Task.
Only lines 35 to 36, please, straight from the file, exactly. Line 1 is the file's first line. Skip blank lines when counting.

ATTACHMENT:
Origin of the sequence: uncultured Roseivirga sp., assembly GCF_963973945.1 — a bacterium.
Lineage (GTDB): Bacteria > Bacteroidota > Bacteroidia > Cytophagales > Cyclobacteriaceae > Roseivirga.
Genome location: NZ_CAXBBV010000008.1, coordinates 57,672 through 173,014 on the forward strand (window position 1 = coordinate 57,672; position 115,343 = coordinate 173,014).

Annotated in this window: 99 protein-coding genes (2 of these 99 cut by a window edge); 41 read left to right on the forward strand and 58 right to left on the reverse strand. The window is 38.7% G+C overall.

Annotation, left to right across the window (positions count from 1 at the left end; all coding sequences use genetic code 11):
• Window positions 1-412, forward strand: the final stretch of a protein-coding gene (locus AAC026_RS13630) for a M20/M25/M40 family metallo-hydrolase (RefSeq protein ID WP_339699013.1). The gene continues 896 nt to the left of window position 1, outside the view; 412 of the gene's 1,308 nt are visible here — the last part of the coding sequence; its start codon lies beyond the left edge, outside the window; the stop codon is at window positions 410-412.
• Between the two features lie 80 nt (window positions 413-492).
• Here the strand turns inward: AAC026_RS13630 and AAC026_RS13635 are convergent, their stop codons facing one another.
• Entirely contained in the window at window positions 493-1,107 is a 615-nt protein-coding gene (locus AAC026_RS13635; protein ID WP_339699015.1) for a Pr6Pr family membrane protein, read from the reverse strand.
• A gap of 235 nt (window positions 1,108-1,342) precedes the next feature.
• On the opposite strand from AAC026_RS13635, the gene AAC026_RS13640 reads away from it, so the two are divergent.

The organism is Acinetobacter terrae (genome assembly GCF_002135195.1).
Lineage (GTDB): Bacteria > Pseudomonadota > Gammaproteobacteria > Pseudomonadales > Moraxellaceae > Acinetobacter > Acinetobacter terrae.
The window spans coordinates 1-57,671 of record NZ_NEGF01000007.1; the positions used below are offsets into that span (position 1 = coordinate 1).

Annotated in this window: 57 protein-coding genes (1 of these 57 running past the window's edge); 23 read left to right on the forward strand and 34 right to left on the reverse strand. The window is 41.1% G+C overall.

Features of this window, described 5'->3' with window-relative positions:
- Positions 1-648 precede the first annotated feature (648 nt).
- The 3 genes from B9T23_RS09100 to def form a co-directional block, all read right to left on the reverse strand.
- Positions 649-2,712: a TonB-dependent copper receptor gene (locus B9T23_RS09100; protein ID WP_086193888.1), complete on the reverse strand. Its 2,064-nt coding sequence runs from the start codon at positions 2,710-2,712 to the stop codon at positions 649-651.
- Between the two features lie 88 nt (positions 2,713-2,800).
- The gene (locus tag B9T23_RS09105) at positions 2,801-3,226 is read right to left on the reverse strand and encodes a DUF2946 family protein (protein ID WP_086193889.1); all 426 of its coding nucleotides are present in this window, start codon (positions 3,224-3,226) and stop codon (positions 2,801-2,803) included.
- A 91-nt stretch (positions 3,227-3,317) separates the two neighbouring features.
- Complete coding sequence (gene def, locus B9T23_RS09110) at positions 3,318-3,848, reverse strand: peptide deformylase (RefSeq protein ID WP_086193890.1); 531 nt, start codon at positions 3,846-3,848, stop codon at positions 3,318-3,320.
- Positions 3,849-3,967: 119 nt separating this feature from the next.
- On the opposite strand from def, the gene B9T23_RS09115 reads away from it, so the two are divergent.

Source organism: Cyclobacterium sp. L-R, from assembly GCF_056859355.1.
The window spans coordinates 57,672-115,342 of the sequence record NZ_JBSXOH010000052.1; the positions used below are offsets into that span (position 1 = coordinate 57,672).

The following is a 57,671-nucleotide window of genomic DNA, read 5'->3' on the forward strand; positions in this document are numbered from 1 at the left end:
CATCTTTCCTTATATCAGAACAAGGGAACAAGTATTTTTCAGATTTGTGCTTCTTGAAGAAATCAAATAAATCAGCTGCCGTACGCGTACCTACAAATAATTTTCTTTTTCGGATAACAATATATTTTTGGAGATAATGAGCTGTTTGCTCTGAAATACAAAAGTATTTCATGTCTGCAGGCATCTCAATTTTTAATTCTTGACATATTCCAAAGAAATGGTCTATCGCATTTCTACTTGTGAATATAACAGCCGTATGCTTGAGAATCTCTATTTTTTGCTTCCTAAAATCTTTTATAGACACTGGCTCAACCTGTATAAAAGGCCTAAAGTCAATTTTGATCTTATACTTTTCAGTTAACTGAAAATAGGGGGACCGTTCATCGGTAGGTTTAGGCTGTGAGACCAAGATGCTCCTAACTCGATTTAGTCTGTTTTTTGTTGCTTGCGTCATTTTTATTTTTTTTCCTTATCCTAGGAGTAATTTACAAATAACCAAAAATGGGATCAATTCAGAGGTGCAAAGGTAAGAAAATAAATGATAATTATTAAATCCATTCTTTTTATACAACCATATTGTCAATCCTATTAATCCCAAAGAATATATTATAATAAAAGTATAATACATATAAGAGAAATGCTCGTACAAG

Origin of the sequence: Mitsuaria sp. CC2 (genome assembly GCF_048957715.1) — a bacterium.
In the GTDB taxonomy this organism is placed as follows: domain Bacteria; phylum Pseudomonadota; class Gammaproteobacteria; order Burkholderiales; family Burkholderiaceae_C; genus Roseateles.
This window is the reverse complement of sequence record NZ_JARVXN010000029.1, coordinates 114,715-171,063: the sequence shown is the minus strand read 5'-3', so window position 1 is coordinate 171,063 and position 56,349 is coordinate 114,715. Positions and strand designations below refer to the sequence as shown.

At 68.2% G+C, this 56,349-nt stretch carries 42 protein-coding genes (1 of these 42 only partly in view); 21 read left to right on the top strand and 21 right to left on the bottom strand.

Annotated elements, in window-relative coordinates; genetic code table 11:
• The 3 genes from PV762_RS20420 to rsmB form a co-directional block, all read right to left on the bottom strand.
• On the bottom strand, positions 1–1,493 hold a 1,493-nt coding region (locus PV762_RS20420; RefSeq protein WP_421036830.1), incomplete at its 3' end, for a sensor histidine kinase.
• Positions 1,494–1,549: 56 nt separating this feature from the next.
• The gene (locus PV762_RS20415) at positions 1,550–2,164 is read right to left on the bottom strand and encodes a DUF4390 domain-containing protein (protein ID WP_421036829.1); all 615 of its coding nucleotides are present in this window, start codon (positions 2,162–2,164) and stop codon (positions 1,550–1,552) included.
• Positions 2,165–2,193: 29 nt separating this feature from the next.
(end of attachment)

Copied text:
• The 3 genes from PV762_RS20420 to rsmB form a co-directional block, all read right to left on the bottom strand.
• On the bottom strand, positions 1–1,493 hold a 1,493-nt coding region (locus PV762_RS20420; RefSeq protein WP_421036830.1), incomplete at its 3' end, for a sensor histidine kinase.